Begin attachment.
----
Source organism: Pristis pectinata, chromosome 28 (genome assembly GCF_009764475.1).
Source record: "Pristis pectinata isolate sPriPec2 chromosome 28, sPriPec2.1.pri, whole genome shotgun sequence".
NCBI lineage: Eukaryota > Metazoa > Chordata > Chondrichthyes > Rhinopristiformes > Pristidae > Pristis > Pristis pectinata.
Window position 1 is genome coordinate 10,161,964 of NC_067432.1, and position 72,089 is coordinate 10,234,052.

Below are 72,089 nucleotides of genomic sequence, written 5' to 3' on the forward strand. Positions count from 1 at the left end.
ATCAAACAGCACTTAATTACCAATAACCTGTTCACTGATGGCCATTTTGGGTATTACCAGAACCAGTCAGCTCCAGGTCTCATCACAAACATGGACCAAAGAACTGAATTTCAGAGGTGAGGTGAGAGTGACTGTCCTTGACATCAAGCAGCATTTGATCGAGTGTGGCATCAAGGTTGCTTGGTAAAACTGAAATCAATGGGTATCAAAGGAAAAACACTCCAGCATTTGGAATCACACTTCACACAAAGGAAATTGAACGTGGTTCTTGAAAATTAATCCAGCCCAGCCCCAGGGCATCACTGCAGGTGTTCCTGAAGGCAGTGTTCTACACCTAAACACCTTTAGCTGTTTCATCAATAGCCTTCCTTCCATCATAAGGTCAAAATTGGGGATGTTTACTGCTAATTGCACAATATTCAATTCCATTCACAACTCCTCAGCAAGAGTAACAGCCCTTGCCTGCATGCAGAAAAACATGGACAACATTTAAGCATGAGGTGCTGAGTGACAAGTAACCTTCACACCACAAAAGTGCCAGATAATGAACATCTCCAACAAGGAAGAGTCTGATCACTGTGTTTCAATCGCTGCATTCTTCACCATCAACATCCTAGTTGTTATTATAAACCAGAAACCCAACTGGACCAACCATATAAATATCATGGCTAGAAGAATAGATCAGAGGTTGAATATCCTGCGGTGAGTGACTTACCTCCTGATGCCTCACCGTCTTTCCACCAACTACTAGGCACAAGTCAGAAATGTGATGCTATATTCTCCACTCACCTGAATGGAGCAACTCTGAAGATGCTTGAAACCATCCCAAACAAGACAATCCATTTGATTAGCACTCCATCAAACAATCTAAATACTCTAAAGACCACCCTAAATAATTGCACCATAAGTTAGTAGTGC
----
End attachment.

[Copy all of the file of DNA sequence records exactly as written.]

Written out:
Source organism: Pristis pectinata, chromosome 28 (genome assembly GCF_009764475.1).
Source record: "Pristis pectinata isolate sPriPec2 chromosome 28, sPriPec2.1.pri, whole genome shotgun sequence".
NCBI lineage: Eukaryota > Metazoa > Chordata > Chondrichthyes > Rhinopristiformes > Pristidae > Pristis > Pristis pectinata.
Window position 1 is genome coordinate 10,161,964 of NC_067432.1, and position 72,089 is coordinate 10,234,052.

Below are 72,089 nucleotides of genomic sequence, written 5' to 3' on the forward strand. Positions count from 1 at the left end.
ATCAAACAGCACTTAATTACCAATAACCTGTTCACTGATGGCCATTTTGGGTATTACCAGAACCAGTCAGCTCCAGGTCTCATCACAAACATGGACCAAAGAACTGAATTTCAGAGGTGAGGTGAGAGTGACTGTCCTTGACATCAAGCAGCATTTGATCGAGTGTGGCATCAAGGTTGCTTGGTAAAACTGAAATCAATGGGTATCAAAGGAAAAACACTCCAGCATTTGGAATCACACTTCACACAAAGGAAATTGAACGTGGTTCTTGAAAATTAATCCAGCCCAGCCCCAGGGCATCACTGCAGGTGTTCCTGAAGGCAGTGTTCTACACCTAAACACCTTTAGCTGTTTCATCAATAGCCTTCCTTCCATCATAAGGTCAAAATTGGGGATGTTTACTGCTAATTGCACAATATTCAATTCCATTCACAACTCCTCAGCAAGAGTAACAGCCCTTGCCTGCATGCAGAAAAACATGGACAACATTTAAGCATGAGGTGCTGAGTGACAAGTAACCTTCACACCACAAAAGTGCCAGATAATGAACATCTCCAACAAGGAAGAGTCTGATCACTGTGTTTCAATCGCTGCATTCTTCACCATCAACATCCTAGTTGTTATTATAAACCAGAAACCCAACTGGACCAACCATATAAATATCATGGCTAGAAGAATAGATCAGAGGTTGAATATCCTGCGGTGAGTGACTTACCTCCTGATGCCTCACCGTCTTTCCACCAACTACTAGGCACAAGTCAGAAATGTGATGCTATATTCTCCACTCACCTGAATGGAGCAACTCTGAAGATGCTTGAAACCATCCCAAACAAGACAATCCATTTGATTAGCACTCCATCAAACAATCTAAATACTCTAAAGACCACCCTAAATAATTGCACCATAAGTTAGTAGTGC